The highlight of the app comes from its rewards. After you complete a set time, you get a few virtual coins. If you accumulate 2,500 virtual coins, you will able to spend them on a tree.

Forest donates real money to Trees for the Future, which uses that money to plant trees in Africa.

Unfortunately, due to budget constraints, each user is only entitled to 5 real trees per user. To date, they’ve planted over 912,000 trees.

If you are an environmentalist, this app is perfect. It’s a really great tool to stay focused and, as a bonus, do real good for the environment.

Availability: iOS/Android
Pricing: Free (offers in-app purchases)
Appstore reviews: 4.8/5

If you’re looking for an all-in-one super productive tool. Focus To-Do is the perfect app.

The app is specifically tailored to be a Pomodoro timer. You can customize the number of Pomodoro for a task, the length of breaks, and set white noises.

The app includes task-management features like schedule planning, task organizing and providing reminders. If that’s not enough, it also provides reports containing detailed statistics of the tasks completed.

The only downside is that to unlock most of these features, you will have to pay £2.99 to unlock the premium version.

That sucks, but the good news is that the Pomodoro timer function is still available in the non-premium version.

3.) Tide

Availability: iOS/Android
Pricing: Free (offers in-app purchases)
Appstore reviews: 4.8/5
Tide is an app that combines elements of nature, travel and minimalism to enhance physical and mental care.

It’s designed to help procrastinators focus, people with sleep problems sleep and those with anxiety and stress relax. It was featured on the App Store Best of 2017.

Tide has a minimal interface that’s easy to navigate. In its home page, you have a calm background picture and an inspiring quote.

You can choose whether to focus, sleep, nap or breathe. After picking one of these options, the sound of the background picture will begin to play.

For instance, if you selected a rain scene, the background picture will be that of rain and the sound when played will be rain itself.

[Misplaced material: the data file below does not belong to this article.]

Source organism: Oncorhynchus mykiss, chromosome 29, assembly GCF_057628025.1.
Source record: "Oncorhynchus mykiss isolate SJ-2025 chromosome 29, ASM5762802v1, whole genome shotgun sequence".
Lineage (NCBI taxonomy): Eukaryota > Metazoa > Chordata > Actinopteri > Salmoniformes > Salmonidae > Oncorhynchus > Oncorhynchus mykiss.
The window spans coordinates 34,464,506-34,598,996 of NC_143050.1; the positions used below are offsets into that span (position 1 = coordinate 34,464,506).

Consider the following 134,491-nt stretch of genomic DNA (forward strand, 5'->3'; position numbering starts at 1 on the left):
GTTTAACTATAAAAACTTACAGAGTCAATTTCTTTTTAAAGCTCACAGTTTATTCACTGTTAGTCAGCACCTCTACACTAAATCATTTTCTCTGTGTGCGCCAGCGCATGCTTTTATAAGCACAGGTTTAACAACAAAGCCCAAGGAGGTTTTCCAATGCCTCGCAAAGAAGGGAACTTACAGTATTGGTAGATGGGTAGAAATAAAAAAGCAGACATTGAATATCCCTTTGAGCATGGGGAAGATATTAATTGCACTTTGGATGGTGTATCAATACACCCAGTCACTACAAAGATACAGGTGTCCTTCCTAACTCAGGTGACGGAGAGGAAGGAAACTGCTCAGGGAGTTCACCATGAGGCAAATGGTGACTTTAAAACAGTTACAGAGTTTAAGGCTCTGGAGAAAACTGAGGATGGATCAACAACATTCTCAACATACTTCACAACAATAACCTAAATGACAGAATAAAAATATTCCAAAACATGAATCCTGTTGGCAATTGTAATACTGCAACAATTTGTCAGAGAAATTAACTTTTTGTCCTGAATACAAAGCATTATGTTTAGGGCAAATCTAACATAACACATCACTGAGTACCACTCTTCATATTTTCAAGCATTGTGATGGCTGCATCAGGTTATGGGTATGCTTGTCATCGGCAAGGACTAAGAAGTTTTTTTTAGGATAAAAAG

Tide can also be used for meditation. They have plenty of tracks made specifically to guide you through a meditation practice.

When downloaded, there are only a certain set of free sounds to listen to. If you’re bored of those sounds, you can always search for more on Tide Plus.

Tide Plus is a membership subscription service that offers you plenty of sounds to suit your needs ranging from sounds of whales to sounds of the wilderness.

Tide Plus costs S$17.99 a month but offers a 7 day free trial for anyone who wants to try it out before making a decision.

With amazing features and aesthetics, it’s one of the best focus apps to use for students.

Final words: How to stop procrastinating?

There’s no clear winner between these 3 apps simply because they are made for people with different preferences. 

But they all help to improve focus and minimize procrastination.

Nonetheless, they all perform exceptionally well. The trick to this technique is to strictly adhere to its rules, and that requires self-discipline. If it’s time to take a break, take a break. The apps can only assist, but the rest is up to you.

For those who have given the Pomodoro technique a try, ask yourself whether it works for you and whether it’s something you can see yourself using for the long-term.

The key to being productive is not to use what you know, it’s knowing what to use.